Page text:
Decline recorded in Newham road deaths
Road casualties were recorded on Newham’s roads at a rate of almost three a day last year.
But the number of people who died in the borough as a result of an accident was the lowest in six years.
There were 74 people killed or seriously injured in 2011, government figures have revealed, from a total of 908 casualties.
The decline comes despite cutbacks in road safety spending.
A Newham Council spokesman said more cash had been devoted to traffic management and road safety measures.
You may also want to watch:
He said: “Through our engagement with schools, engineering measures have been put in place to make the routes to schools safer.
“Educational programmes are run to develop the road user skills of schoolchildren and there are school crossing patrols throughout the borough.
- 1 Neighbour reports 'intolerable' antisocial car meets around ABBA Arena building site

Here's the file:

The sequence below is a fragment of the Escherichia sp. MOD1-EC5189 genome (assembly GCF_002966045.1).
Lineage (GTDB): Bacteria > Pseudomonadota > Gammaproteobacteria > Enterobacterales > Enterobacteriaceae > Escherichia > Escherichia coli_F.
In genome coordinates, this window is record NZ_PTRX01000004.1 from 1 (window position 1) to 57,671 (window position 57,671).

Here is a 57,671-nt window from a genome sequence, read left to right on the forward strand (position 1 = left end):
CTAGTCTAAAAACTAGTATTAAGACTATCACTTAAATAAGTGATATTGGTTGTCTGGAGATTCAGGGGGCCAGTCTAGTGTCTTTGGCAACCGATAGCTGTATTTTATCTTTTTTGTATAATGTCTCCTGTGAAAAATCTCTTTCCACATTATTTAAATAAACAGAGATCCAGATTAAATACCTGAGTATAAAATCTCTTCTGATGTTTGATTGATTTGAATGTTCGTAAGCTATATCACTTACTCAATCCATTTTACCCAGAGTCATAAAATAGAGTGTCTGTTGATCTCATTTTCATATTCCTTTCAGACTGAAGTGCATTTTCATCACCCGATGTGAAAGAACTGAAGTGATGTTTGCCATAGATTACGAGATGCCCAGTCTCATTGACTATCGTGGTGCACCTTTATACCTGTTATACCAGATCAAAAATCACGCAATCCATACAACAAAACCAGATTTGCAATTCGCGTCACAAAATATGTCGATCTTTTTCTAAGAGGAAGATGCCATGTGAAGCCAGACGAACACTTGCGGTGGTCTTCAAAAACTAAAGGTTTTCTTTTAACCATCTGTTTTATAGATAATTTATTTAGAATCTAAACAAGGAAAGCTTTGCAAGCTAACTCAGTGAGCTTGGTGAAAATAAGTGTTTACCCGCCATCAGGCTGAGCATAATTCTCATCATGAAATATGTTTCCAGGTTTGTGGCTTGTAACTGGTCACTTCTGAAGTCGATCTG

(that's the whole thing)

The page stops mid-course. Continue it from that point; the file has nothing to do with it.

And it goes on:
- 2 Luxury hotel with artisan food market and rooftop bar to open in Stratford
- 3 Liverpool Street to Shenfield line suspended as person hit by train
- 4 Driver, 18, wanted for driving wrong way through Blackwall Tunnel
- 5 Campaigners claim ULEZ expansion benefit 'undone' by Silvertown Tunnel project
- 6 Capacity at West Ham's London stadium to increase to 62,500
- 7 Mapped: Possession of weapons across east London
- 8 WATCH: Footage emerges of Beckton Alps ski slope
- 9 Cause of death remains unknown after body found in disused Forest Gate pub
- 10 Jailed man caught with knife in Stratford to be handed court order
“Accidents in the borough are assessed to see if they have any common factors so we can look at what measures can be introduced.”
Last year’s killed or seriously injured figures are down on the 81 reported in 2010 and a high of 105 in 2007.
In London, the biggest increase came in Croydon, where they rose 25 per cent from 87 in 2010 to 109 in 2011. The biggest decrease was in Bexley, where they fell almost one third to 49 in 2011.
Simon Best, chief executive of the Institute of Advanced Motorists, said: “Cutting road safety education amd reductions in local authority spending all suggest that road safety isn’t a major priority for this government.
“We need targets on reducing road casualties for local councils so that performance can be checked.
“This would help make sure that councils look at new and innovative ways to save lives on our roads.”